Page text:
Nursing home report cards offer financial incentives to improve quality

Share this article:

Nursing homes that show quality-of-care improvements on public report cards stand to see higher profit margins and revenue. But if a facility's score reflects improvement yet still results in a relatively poor quality rating, a facility isn't as likely to yield financial gains, according to a new study published in the journal Health Economics.

It can be expensive for nursing homes to make big enough changes to improve their quality-of-care scores, so they can be tentative about doing so. Instead, they want to see evidence that ratings improve the bottom line before making such changes, Health Behavior News Service reported.

The researchers compared nursing homes' financial performances from before and after the Centers for Medicare & Medicaid Services started recording the quality of care. The Nursing Home Compare report card, introduced in 2002, reflects how well each facility controls patients' pain, prevents bedsores and keeps their residents active, among other criteria.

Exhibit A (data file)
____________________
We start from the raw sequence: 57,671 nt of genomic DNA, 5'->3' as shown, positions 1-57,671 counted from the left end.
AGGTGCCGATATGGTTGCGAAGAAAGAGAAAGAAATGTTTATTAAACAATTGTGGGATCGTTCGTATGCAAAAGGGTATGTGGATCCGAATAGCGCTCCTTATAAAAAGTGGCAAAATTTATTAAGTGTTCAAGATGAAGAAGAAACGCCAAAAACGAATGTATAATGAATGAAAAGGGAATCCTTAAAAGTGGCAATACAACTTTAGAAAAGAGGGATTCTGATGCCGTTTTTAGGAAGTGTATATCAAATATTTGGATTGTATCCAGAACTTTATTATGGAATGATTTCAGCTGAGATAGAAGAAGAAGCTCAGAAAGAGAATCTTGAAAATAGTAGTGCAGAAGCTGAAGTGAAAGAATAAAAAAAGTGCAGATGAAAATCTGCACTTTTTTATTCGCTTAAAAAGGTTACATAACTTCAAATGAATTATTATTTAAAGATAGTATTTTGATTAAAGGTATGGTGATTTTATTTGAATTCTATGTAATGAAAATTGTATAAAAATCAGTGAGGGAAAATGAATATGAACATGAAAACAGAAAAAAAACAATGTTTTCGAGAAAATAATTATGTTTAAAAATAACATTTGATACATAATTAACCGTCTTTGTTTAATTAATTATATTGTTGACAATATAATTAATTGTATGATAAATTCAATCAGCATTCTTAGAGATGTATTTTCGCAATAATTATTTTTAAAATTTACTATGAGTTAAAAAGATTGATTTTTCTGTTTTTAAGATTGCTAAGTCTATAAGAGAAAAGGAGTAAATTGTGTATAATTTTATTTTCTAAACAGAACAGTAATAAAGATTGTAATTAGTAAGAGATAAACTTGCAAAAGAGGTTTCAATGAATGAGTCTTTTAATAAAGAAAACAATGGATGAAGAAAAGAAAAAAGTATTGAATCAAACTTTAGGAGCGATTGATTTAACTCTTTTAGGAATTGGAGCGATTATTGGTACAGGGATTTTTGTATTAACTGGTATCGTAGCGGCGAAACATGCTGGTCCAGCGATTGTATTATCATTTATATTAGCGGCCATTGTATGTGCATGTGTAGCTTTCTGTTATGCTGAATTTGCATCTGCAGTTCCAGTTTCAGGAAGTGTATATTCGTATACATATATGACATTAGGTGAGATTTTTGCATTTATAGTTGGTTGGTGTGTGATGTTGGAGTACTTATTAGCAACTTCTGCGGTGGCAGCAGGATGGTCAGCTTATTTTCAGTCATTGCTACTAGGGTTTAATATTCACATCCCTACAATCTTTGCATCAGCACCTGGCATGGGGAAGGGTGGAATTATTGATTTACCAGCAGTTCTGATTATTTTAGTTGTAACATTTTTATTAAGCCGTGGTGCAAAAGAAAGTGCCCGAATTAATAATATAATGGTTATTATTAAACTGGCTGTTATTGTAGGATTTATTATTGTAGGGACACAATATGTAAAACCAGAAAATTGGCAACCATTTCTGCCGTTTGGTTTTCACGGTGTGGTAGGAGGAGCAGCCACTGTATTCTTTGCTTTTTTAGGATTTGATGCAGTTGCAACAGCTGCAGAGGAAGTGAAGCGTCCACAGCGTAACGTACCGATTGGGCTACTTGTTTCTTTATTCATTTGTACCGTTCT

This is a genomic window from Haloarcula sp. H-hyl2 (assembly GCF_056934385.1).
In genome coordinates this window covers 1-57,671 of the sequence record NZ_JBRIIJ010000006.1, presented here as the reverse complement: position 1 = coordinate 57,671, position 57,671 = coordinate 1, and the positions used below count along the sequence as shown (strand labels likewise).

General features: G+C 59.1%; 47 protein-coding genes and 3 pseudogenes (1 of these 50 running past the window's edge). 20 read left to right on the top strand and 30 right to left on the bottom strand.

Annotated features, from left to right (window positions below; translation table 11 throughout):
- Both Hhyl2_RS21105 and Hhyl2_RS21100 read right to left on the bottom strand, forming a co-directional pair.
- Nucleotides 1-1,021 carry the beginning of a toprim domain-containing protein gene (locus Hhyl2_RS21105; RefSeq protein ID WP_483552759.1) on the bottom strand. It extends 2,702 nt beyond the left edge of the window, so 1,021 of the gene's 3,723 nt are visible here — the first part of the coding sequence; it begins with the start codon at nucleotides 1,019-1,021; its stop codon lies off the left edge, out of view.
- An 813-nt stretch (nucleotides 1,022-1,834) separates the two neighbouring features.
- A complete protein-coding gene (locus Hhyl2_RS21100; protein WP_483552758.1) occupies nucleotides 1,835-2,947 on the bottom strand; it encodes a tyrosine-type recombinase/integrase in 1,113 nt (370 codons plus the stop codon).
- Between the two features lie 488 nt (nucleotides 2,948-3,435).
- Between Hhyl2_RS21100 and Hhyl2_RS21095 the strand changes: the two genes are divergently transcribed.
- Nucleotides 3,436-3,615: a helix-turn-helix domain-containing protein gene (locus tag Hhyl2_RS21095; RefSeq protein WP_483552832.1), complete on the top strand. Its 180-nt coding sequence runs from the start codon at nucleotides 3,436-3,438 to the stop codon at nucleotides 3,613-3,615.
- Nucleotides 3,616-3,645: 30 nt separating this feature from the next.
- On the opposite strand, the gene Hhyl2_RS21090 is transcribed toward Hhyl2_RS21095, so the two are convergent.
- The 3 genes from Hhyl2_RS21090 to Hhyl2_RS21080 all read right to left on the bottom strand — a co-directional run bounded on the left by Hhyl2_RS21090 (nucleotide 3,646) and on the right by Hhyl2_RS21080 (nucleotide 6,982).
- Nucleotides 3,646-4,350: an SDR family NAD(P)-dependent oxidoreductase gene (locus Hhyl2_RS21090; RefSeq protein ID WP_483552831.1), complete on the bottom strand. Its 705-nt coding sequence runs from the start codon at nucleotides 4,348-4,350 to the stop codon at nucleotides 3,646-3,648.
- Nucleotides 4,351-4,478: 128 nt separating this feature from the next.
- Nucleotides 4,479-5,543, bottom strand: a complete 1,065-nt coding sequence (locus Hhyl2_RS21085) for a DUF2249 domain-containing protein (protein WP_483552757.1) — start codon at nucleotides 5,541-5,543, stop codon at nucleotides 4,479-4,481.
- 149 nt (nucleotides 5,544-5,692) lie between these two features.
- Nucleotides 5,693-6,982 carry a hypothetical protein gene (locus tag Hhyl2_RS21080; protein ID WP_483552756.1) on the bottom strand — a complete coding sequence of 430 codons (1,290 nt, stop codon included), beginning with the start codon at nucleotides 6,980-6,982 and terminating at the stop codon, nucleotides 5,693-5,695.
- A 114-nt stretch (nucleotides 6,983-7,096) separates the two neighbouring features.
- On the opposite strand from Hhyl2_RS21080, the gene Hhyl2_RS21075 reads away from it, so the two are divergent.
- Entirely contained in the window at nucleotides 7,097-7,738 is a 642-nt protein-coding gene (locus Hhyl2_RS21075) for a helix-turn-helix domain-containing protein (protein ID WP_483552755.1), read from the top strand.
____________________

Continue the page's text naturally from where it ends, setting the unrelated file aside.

Typically, financial improvements are the result of an increase in Medicare and private-payer patients, researchers said. Since these types of residents are more likely to choose higher-quality facilities, a trend could develop that further widens the differences between better-performing and poorer performing nursing facilities, lead author Jeongyoung Park, Ph.D., of the American Board of Internal Medicine, said.

Share this article:

More in News

CMS needs to get nursing home staffing information directly from payroll systems, Congressional leaders say

CMS needs to get nursing home staffing information ...

Federal regulators should start collecting nursing home staffing information directly from payroll systems as soon as possible, members of the Congressional Seniors Task Force said in a letter to a ...

Male CNA who wears women's clothing can pursue charges that nursing home ...

A Texas certified nursing assistant can continue to pursue charges that his former nursing home employer has made false, defamatory statements about him in the job referral process, a federal court recently ruled.

High-profile consumer advocacy group sues over broken Medicare appeals process

Long-term care providers have been outspoken in their criticism of the Medicare appeals process, which has all but ground to a halt. Now a class-action lawsuit says Medicare beneficiaries also are being harmed by the excessively long delays.